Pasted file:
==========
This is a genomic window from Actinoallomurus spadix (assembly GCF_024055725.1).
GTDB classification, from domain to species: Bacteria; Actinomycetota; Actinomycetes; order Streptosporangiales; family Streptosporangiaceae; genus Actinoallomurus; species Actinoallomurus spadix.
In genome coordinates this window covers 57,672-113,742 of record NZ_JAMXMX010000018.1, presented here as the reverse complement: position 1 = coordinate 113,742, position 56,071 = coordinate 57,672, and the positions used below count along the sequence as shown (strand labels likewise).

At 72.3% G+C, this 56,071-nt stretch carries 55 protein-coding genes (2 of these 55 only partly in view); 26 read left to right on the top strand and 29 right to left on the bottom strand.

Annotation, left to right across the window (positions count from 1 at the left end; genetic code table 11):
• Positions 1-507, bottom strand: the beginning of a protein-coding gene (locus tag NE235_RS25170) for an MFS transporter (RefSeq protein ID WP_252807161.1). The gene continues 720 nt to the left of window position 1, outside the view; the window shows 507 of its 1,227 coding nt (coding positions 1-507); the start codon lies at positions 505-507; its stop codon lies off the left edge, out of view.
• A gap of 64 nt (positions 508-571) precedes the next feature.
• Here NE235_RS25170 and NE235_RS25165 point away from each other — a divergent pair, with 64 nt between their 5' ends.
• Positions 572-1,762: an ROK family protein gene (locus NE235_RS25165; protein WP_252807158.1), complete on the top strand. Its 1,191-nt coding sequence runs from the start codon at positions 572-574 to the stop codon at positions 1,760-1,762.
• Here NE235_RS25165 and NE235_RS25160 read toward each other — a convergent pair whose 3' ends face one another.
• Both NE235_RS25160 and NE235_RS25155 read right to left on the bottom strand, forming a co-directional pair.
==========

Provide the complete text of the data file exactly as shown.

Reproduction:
This is a genomic window from Actinoallomurus spadix (assembly GCF_024055725.1).
GTDB classification, from domain to species: Bacteria; Actinomycetota; Actinomycetes; order Streptosporangiales; family Streptosporangiaceae; genus Actinoallomurus; species Actinoallomurus spadix.
In genome coordinates this window covers 57,672-113,742 of record NZ_JAMXMX010000018.1, presented here as the reverse complement: position 1 = coordinate 113,742, position 56,071 = coordinate 57,672, and the positions used below count along the sequence as shown (strand labels likewise).

At 72.3% G+C, this 56,071-nt stretch carries 55 protein-coding genes (2 of these 55 only partly in view); 26 read left to right on the top strand and 29 right to left on the bottom strand.

Annotation, left to right across the window (positions count from 1 at the left end; genetic code table 11):
• Positions 1-507, bottom strand: the beginning of a protein-coding gene (locus tag NE235_RS25170) for an MFS transporter (RefSeq protein ID WP_252807161.1). The gene continues 720 nt to the left of window position 1, outside the view; the window shows 507 of its 1,227 coding nt (coding positions 1-507); the start codon lies at positions 505-507; its stop codon lies off the left edge, out of view.
• A gap of 64 nt (positions 508-571) precedes the next feature.
• Here NE235_RS25170 and NE235_RS25165 point away from each other — a divergent pair, with 64 nt between their 5' ends.
• Positions 572-1,762: an ROK family protein gene (locus NE235_RS25165; protein WP_252807158.1), complete on the top strand. Its 1,191-nt coding sequence runs from the start codon at positions 572-574 to the stop codon at positions 1,760-1,762.
• Here NE235_RS25165 and NE235_RS25160 read toward each other — a convergent pair whose 3' ends face one another.
• Both NE235_RS25160 and NE235_RS25155 read right to left on the bottom strand, forming a co-directional pair.